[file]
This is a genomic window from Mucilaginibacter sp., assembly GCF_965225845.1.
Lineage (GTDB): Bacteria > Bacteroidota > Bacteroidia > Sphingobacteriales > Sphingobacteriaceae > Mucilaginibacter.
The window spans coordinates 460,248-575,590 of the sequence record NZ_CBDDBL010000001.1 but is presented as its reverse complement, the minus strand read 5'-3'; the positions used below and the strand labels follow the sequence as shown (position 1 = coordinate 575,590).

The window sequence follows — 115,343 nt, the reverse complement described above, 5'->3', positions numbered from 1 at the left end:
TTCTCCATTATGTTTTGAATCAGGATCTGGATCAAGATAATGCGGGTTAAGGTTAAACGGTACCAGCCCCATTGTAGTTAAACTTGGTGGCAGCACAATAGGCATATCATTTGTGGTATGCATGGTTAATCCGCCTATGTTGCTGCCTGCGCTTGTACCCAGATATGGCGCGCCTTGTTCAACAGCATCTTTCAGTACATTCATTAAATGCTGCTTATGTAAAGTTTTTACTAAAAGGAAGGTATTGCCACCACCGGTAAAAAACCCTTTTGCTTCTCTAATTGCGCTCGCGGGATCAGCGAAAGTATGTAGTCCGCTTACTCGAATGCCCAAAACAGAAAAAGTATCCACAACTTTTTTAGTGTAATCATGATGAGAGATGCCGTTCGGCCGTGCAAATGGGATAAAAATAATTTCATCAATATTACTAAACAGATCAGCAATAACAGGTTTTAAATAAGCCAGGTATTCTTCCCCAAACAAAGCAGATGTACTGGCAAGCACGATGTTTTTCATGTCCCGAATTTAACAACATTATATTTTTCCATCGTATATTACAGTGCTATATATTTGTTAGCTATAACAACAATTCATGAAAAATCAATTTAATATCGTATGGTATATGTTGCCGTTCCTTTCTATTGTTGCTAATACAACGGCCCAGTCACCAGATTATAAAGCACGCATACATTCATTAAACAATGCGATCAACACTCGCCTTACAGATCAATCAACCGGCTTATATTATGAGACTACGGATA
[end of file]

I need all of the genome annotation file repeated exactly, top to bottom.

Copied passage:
This is a genomic window from Mucilaginibacter sp., assembly GCF_965225845.1.
Lineage (GTDB): Bacteria > Bacteroidota > Bacteroidia > Sphingobacteriales > Sphingobacteriaceae > Mucilaginibacter.
The window spans coordinates 460,248-575,590 of the sequence record NZ_CBDDBL010000001.1 but is presented as its reverse complement, the minus strand read 5'-3'; the positions used below and the strand labels follow the sequence as shown (position 1 = coordinate 575,590).

The window sequence follows — 115,343 nt, the reverse complement described above, 5'->3', positions numbered from 1 at the left end:
TTCTCCATTATGTTTTGAATCAGGATCTGGATCAAGATAATGCGGGTTAAGGTTAAACGGTACCAGCCCCATTGTAGTTAAACTTGGTGGCAGCACAATAGGCATATCATTTGTGGTATGCATGGTTAATCCGCCTATGTTGCTGCCTGCGCTTGTACCCAGATATGGCGCGCCTTGTTCAACAGCATCTTTCAGTACATTCATTAAATGCTGCTTATGTAAAGTTTTTACTAAAAGGAAGGTATTGCCACCACCGGTAAAAAACCCTTTTGCTTCTCTAATTGCGCTCGCGGGATCAGCGAAAGTATGTAGTCCGCTTACTCGAATGCCCAAAACAGAAAAAGTATCCACAACTTTTTTAGTGTAATCATGATGAGAGATGCCGTTCGGCCGTGCAAATGGGATAAAAATAATTTCATCAATATTACTAAACAGATCAGCAATAACAGGTTTTAAATAAGCCAGGTATTCTTCCCCAAACAAAGCAGATGTACTGGCAAGCACGATGTTTTTCATGTCCCGAATTTAACAACATTATATTTTTCCATCGTATATTACAGTGCTATATATTTGTTAGCTATAACAACAATTCATGAAAAATCAATTTAATATCGTATGGTATATGTTGCCGTTCCTTTCTATTGTTGCTAATACAACGGCCCAGTCACCAGATTATAAAGCACGCATACATTCATTAAACAATGCGATCAACACTCGCCTTACAGATCAATCAACCGGCTTATATTATGAGACTACGGATA